becomes “I am going to start by…”  We want students to have a bunch of tools in their toolbox.  They can start by drawing a picture.  Grabbing manipulatives.  Choosing an operation to try.  There are tons of strategies to use.  (By the way, CLICK HERE for a blog post with more ideas about this.)  Students need to have enough ideas to get started–and then to readjust if their first strategy didn’t work.  We can model this with our gradual release.  “I started to draw a picture of this problem and realized that the numbers were too big. I think I’m going to try repeated adding to see if that works.  Does anyone have any other starting strategies for me?”

Check your results

becomes “Did my answer make sense or do I need to make changes?”  You know elementary students.  Once they have written a paragraph, read a book, or solved a problem, they are FINISHED.  We need to coach them on going back to study their work to see if they really are done, if their answer is reasonable, or if they need to try a different approach.  Using think alouds as a teacher is key.  “I doubled checked the problem and my answer seems reasonable.  I know that if I had a pan of 24 brownies and I gave 1/3 away, that I will have less than 24 left.  My drawing shows the 24 brownies split into three groups and my labels show which brownies are mine, and which are given away.  I think I’m correct.”

Finish it off

becomes “Do I need labels, diagrams, or explanations to make my work complete?” This final step is one my students struggle with–but I think is key.  It has to do with precision and making work “professional”.  I want students to have their work organized–even if the process is messy along the way when they finish their answer should be clear as a bell.  I talk to students about ways to showcase their answer, perhaps by circling or boxing it.  Sometimes they may need to skip a line and rewrite it.  I also want them to get used to adding labels and drawings to help, and–when needed–explanations of what they did.  Before they say, “I’m DONE!”, I want them to make sure they are proud of what they did and that others can understand exactly what they did.

Problem Solving Anchor Chart

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One thing to consider is to have a display…maybe an anchor chart or series of pictures to help students remember all these key steps.  This could be something super informal or something preprinted like the image below.  I would also recommend that each step of this process be explicitly taught, modeled, and practiced–using that Gradual Release method.  Finally, consider giving students a handout to keep as a reference–something they can refer to when they need support.  Shhhh…I may have something that can help!  See below.

A Problem Solving Freebie for You!

So I thought I’d put these strategies into a little freebie for you in case you wanted to try something new with your students!  Feel free to print off these problem solving “steps” and put them together like an anchor chart to be used as a reference tool.  There is also a one-page student sheet that can be given to students as a tool to help them when working through this process.  See what you think by clicking below!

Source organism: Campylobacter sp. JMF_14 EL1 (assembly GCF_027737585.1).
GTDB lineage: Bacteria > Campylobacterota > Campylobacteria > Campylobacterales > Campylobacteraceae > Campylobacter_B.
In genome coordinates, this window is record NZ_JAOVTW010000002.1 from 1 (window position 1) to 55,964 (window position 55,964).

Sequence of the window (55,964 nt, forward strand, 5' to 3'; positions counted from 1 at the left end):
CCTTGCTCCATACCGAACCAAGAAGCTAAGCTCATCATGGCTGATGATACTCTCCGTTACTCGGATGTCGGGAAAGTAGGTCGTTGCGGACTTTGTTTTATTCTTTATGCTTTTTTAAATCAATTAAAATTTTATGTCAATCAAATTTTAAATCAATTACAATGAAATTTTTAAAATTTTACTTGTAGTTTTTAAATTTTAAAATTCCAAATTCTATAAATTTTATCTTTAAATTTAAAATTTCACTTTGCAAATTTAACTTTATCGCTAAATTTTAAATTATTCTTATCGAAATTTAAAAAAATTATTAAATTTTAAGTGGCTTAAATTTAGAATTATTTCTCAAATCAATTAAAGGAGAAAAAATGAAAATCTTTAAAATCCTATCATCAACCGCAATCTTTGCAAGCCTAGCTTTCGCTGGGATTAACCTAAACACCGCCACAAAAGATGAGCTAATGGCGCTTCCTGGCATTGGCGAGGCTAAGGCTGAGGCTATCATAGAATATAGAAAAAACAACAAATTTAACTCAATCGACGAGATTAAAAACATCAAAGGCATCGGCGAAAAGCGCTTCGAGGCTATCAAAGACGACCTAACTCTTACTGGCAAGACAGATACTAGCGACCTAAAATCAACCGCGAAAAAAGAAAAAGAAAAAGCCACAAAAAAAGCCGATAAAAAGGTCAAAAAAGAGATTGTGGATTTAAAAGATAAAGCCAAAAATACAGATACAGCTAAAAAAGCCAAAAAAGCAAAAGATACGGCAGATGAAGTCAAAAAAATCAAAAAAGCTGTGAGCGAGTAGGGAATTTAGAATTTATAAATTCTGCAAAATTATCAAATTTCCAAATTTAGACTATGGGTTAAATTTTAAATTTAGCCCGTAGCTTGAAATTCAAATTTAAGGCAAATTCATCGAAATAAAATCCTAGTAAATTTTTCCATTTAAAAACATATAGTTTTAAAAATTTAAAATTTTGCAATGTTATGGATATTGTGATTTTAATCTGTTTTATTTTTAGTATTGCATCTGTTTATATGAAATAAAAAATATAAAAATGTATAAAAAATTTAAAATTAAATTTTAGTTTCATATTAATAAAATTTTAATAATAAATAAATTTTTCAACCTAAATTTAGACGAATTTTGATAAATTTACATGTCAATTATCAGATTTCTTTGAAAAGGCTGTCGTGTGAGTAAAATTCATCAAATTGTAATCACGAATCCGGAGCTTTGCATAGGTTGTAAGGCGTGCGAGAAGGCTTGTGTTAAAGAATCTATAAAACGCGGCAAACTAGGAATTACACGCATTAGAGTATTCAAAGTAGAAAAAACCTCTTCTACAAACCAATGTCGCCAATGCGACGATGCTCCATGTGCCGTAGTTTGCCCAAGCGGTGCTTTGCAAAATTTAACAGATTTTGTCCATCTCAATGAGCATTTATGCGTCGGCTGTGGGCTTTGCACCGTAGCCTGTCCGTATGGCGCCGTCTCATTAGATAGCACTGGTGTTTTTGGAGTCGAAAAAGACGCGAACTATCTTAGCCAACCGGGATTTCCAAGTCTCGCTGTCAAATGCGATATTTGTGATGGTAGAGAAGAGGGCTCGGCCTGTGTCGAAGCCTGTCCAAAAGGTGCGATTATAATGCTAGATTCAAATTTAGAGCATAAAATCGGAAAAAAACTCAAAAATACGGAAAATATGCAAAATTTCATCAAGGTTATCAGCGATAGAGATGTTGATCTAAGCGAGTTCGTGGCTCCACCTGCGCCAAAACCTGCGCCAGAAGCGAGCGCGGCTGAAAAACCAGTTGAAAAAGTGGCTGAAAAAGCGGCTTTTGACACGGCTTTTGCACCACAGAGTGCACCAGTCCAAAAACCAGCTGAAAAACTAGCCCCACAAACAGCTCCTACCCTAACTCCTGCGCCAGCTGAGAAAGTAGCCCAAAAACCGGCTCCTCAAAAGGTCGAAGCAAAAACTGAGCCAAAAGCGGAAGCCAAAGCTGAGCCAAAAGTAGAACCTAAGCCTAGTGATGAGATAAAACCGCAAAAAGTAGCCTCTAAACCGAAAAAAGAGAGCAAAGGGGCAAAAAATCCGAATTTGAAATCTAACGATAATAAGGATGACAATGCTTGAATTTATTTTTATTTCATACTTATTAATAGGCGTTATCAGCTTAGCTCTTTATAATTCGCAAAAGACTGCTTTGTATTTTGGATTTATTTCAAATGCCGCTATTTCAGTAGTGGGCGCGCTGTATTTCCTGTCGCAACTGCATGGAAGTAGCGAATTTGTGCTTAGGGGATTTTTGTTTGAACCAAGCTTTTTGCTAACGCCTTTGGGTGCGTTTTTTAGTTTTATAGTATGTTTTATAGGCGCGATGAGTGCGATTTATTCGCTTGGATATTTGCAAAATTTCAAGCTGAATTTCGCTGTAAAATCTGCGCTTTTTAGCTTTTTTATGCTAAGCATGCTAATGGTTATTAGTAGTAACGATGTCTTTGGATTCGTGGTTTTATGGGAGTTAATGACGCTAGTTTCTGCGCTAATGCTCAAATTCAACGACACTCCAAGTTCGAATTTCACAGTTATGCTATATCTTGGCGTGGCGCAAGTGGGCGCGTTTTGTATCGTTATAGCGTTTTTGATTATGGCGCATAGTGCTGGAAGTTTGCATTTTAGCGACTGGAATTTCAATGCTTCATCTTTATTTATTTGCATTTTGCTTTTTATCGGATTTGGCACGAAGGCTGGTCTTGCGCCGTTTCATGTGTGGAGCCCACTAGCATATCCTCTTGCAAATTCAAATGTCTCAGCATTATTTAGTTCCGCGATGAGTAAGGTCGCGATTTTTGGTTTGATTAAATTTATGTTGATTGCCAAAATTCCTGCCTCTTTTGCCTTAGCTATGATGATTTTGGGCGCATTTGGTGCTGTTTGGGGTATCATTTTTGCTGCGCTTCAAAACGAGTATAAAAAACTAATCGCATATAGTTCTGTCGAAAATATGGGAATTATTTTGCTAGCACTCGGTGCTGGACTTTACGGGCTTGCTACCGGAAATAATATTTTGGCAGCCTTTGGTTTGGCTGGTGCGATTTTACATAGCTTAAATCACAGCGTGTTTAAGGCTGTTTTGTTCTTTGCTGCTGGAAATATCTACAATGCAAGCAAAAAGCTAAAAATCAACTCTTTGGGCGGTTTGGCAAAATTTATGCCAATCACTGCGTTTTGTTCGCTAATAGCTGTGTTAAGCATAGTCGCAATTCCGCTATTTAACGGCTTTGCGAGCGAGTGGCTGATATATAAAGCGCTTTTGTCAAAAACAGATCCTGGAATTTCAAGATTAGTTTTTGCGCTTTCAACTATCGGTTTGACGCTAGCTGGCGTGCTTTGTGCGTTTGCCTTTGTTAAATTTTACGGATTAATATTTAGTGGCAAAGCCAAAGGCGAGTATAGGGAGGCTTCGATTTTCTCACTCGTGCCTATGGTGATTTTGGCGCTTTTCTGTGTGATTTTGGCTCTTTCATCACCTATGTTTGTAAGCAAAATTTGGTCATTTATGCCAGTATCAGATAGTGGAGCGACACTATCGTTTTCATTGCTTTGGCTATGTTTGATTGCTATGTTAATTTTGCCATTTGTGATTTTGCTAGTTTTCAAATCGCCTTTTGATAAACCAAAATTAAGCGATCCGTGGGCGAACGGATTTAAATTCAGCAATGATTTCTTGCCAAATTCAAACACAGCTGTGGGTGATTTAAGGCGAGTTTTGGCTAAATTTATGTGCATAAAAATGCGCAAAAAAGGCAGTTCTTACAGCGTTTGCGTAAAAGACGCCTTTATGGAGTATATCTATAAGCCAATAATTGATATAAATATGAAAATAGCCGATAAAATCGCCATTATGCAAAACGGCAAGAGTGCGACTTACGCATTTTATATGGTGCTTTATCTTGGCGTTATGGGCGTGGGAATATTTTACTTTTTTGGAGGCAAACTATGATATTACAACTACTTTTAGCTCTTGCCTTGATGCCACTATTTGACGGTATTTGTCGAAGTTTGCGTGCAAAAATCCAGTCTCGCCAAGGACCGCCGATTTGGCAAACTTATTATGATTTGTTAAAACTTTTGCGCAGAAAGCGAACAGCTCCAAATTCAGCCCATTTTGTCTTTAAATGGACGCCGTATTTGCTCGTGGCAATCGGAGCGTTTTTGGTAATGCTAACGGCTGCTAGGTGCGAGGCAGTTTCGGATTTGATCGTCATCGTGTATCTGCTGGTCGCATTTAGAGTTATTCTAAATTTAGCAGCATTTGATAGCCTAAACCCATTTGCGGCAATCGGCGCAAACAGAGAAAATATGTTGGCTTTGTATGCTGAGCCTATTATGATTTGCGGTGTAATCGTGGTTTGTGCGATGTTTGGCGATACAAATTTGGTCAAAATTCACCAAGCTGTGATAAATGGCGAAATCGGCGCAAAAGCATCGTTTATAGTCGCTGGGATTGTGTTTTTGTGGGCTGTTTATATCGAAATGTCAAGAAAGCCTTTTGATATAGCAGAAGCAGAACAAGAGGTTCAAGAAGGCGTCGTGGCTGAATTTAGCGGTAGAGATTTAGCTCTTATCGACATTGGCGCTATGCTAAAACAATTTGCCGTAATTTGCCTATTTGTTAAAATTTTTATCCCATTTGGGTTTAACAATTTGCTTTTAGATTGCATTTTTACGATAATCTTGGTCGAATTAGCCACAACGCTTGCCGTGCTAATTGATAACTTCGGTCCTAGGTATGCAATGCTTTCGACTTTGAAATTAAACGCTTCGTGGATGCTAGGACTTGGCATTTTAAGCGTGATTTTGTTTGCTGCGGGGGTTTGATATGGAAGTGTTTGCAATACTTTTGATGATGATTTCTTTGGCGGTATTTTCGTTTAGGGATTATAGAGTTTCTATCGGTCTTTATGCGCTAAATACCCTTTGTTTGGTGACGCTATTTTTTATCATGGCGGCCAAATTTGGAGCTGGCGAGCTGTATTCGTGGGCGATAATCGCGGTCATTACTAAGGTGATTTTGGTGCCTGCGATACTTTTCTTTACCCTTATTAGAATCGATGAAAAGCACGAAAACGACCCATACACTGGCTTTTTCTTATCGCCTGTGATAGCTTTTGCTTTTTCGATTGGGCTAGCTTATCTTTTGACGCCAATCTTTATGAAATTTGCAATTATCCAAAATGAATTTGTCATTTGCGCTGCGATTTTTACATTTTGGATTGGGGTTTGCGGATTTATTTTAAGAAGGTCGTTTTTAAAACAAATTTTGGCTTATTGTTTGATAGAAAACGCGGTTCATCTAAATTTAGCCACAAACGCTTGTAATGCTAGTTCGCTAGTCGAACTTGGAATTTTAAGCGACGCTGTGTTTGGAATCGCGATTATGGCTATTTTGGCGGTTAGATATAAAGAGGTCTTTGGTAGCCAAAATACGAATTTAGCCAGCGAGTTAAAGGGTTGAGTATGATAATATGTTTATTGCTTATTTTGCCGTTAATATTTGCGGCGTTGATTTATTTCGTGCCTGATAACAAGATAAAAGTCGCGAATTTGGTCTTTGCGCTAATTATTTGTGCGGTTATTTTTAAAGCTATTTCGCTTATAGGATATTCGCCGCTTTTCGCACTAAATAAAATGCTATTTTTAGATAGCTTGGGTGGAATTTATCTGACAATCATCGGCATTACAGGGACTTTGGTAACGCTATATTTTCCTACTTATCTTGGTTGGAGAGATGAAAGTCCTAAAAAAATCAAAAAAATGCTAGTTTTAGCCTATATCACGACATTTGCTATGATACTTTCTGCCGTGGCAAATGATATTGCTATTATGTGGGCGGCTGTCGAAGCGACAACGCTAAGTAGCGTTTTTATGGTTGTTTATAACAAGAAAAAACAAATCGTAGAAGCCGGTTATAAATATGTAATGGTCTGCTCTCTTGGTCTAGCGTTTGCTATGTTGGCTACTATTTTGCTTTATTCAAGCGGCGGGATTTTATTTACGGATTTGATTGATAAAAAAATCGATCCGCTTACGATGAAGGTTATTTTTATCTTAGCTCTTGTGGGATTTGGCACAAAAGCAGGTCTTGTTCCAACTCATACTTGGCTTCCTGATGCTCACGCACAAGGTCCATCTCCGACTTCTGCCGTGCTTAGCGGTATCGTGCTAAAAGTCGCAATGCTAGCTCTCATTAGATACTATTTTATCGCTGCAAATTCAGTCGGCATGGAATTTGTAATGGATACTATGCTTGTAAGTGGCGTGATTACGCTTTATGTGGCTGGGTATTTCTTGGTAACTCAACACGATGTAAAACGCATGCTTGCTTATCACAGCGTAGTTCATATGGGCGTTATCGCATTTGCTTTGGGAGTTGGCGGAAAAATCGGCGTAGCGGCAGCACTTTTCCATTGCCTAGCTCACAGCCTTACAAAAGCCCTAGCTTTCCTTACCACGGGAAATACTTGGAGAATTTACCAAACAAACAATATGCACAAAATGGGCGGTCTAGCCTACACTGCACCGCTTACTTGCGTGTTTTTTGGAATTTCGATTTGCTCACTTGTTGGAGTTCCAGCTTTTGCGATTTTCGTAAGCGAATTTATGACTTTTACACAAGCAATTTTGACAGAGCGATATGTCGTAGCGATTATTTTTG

freebie, anchor chart, word problems, problem solving

More Word Problems to Help You!

I have never been satisfied with the word problems provided to me in textbook series, so I have always supplemented by writing my own. I thought I’d share some of my favorite resources here in case you are in need of some great problems too!  Just click any image below to learn more about these problem sets.

The first one listed is a bundle of four sets of high interest, content-based problems.  They are called “Amazing Facts” problems because they are meant to capture the attention of students and make them say “WHOA!  That’s SO cool!” The next set is perfect to use all year long when you want to use some seasonal problems–maybe as warm ups or to keep at math centers.

The next two are bundles of TONS of problems that I have written in three formats–clippable problems that can be glued into math spirals, pages with 4 problems on each, and pages with room for students to solve and explain their thinking.  Each bundle has 4 sets of problems on grade-appropriate topics.  These same problems are available in task card format as well. Topics range from multi-step problems to elapsed time to fractions and more!

Finally, I figured out a few years ago that students simply didn’t have enough strategies in their problem solving “tool box” to be successful.  I wanted to give them a foundation of tools such as draw a picture, make a list, and so on–so they always had a way to get a problem started.  Our textbooks simply didn’t do a good job of it, so I created these!  One is a print resource and the other is digital…if you are looking for some explicit problem solving instruction, these may be just what you are looking for.

Well, there you have it!  I hope you found something that might spark some ideas in your mind.  Problem-solving is such a critical skill, and our students need all the help we can give them!

NOTE: Several people have contacted me after this posted asking for good resources about the gradual release of responsibility model.  I highly recommend the work of Fisher and Frey.  One great book is linked below.  It is an affiliate link for Amazon, and it can get you started if you are interested in learning more!